Dec 9th 2016 | Posted in State by Priscilla Loebenberg

Texas Association of Business (TAB) members warned lawmakers of severe losses to the state’s economy if legislation discriminatory to LGBT individuals is moved forward. Business leaders presented a report that estimated the impact from such legislation. The state could lose between $964 million and $8.5 billion and up to 185,000 jobs, according to the association which functions as the state’s chamber of commerce.

“Discriminatory legislation is bad for business. Our economic study points to the dire and far-reaching impact of discriminatory legislation on Texas businesses, our communities, families, jobs and the larger state economy,” said TAB President Chris Wallace.

The studies included in the report were completed by researchers at St. Edward’s University and seek to gauge the economic repercussions of state legislators advancing anti-LGBT legislation. One of the subjects of the report is a “bathroom bill,” the Women’s Privacy and Business Protection Act, championed by Lt. Gov. Dan Patrick and designated as one of his top ten legislative priorities in the upcoming legislative session. The Texas bathroom bill could prohibit transgender individuals from using the restroom matching their gender identity.

ada-graphic-braille-signs-74072-lg“A majority of Texans in both political parties and in every ethnic and demographic group believe that women and girls should have privacy and safety in their restrooms, showers and locker rooms. Unfortunately, legislation is necessary to assure that they do,” said Patrick when introducing the legislation as one of his priorities and designating it as Senate Bill 6.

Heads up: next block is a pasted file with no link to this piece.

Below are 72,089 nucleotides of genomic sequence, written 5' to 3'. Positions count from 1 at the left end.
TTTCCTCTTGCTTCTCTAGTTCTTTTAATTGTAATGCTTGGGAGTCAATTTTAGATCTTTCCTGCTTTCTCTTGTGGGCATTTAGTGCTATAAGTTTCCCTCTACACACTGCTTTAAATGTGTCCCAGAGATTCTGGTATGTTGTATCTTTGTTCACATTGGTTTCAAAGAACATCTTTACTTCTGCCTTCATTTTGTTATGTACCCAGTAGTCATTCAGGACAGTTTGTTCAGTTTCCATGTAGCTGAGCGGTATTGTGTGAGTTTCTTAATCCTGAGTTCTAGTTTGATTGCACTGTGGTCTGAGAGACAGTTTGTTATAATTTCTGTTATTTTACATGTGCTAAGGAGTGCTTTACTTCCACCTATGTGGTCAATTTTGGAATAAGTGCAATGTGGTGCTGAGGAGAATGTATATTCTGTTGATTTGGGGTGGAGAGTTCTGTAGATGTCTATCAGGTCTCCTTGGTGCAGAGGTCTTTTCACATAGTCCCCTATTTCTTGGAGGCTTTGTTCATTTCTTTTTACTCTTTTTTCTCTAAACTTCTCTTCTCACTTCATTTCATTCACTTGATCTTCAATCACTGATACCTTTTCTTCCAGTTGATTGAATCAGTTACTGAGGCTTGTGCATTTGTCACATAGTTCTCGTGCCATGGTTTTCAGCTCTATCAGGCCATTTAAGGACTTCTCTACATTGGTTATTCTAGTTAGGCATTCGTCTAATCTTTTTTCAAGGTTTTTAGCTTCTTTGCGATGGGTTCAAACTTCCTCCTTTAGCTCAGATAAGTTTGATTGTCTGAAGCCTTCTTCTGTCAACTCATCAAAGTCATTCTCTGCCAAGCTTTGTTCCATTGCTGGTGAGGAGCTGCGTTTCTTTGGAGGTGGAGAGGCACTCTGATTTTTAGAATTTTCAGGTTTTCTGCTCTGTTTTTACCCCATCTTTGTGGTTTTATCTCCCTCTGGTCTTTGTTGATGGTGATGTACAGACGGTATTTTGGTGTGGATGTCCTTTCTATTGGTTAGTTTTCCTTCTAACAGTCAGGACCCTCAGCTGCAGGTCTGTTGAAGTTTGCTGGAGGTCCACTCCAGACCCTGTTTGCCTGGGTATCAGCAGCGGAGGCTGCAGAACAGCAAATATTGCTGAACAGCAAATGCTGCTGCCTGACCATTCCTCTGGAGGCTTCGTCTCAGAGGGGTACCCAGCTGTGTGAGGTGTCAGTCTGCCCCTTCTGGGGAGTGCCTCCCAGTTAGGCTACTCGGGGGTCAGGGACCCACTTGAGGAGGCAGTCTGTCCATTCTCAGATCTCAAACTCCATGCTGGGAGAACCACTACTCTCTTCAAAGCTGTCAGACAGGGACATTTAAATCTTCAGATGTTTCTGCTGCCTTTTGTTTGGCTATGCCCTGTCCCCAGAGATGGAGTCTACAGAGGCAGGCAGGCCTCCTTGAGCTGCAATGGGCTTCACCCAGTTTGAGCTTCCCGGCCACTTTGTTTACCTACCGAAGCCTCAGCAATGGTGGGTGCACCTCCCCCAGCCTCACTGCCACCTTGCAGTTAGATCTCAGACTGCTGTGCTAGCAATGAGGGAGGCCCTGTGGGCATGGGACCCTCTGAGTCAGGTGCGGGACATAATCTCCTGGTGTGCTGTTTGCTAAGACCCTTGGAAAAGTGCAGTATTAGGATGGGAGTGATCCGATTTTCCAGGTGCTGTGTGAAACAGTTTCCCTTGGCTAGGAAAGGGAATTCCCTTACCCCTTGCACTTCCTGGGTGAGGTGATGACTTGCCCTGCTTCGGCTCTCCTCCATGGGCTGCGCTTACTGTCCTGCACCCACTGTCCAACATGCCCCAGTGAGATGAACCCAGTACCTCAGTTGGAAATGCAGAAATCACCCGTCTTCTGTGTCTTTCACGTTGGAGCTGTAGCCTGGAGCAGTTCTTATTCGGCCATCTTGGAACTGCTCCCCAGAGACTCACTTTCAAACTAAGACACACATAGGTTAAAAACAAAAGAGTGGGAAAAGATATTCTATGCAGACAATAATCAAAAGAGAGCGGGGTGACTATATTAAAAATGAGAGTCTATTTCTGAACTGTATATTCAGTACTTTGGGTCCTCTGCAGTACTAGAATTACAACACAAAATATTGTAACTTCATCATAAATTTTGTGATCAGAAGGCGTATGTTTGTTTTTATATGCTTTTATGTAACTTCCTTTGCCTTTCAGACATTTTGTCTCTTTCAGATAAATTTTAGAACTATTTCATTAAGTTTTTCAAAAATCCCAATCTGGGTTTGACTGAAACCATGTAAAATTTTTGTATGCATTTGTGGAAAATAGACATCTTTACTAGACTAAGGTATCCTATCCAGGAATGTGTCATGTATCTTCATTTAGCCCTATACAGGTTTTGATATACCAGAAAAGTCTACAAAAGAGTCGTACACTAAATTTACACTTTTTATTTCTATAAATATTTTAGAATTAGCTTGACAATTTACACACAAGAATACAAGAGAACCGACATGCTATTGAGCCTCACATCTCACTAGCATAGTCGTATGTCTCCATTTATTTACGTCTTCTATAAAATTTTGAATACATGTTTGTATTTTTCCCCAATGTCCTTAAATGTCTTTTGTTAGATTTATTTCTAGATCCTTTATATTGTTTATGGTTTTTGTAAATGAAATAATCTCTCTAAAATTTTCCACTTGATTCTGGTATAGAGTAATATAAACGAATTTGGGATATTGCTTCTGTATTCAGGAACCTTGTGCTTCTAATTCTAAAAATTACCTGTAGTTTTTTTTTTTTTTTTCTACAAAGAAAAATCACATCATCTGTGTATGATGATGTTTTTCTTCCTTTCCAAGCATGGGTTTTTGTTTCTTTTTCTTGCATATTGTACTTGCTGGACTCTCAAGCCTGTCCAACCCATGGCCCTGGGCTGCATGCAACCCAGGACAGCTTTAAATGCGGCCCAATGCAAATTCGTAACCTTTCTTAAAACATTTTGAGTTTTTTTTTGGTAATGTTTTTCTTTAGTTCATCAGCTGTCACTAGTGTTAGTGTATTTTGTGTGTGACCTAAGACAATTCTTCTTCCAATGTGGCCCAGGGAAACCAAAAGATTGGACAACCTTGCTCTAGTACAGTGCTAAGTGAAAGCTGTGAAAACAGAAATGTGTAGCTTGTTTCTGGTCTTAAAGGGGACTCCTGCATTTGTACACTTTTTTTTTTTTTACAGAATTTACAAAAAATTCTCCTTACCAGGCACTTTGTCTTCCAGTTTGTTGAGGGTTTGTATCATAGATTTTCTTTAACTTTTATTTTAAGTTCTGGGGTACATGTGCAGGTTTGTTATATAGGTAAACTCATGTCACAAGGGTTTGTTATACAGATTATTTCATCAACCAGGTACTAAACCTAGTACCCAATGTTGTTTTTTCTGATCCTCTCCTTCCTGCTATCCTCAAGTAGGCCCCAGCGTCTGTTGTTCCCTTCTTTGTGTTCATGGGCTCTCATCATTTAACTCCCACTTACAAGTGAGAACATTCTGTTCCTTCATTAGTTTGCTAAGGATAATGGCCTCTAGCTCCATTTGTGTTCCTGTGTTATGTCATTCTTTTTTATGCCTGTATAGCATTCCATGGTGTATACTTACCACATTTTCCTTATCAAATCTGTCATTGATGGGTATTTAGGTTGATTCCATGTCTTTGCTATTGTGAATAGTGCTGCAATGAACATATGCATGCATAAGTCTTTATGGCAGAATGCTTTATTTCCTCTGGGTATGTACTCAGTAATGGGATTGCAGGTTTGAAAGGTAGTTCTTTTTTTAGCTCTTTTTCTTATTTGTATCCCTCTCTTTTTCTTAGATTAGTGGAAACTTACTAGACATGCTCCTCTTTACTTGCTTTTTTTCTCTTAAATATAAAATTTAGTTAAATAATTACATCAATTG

Patrick released a statement following TAB’s announcement saying the association engaged in misinformation and fear-mongering. He noted the group had not yet seen the bill they were criticizing.

Other legislation opposed by TAB is an amendment to the Texas Religious Freedom Restoration Act (TRFRA). The amendment would expand protections of business owners refusing service to same-sex couples based on religious convictions.

The studies look at the economic fallout in states that passed similar legislation and extrapolated the information to Texas. Losses could come primarily from a decline in tourism and events. One notable example of economic losses comes from North Carolina. After North Carolina’s bathroom bill was signed into law, the NBA and NCAA canceled events in the state.

Some legislators joined with TAB leaders in expressing concern over bills that could be discriminatory.

“Texas needs to continue to strive for excellence in education, infrastructure and health,” said State Representative Sarah Davis. “Those priorities – not divisive issues that won’t move our state forward – deserve our time and attention. We need to protect our tourism industry, attract investment and provide a healthy environment for small businesses to thrive. I stand with the business community in their commitment to safeguarding the economic health of the Lone Star State.”

Some critics claim that the report over-estimates the economic impact of the proposed legislation. They also point to the city of Houston’s recent rejection of an anti-discrimination ordinance as an example of how Texans feel about the issue.

“TAB claims that legislation that allows businesses to protect those who are vulnerable is ‘discriminatory,’ but this couldn’t be further from the truth,” said State Representative Matt Shaheen, in a recent opinion column for the Texas Tribune. “The organization now supports a new radical agenda that places the safety and privacy of women and young girls at risk by forcing them to share locker rooms and restrooms with men through government regulation,” said Shaheen.

House Speaker Joe Straus previously indicated the Texas bathroom bill was not a legislative priority for him but it could be for members of the House.


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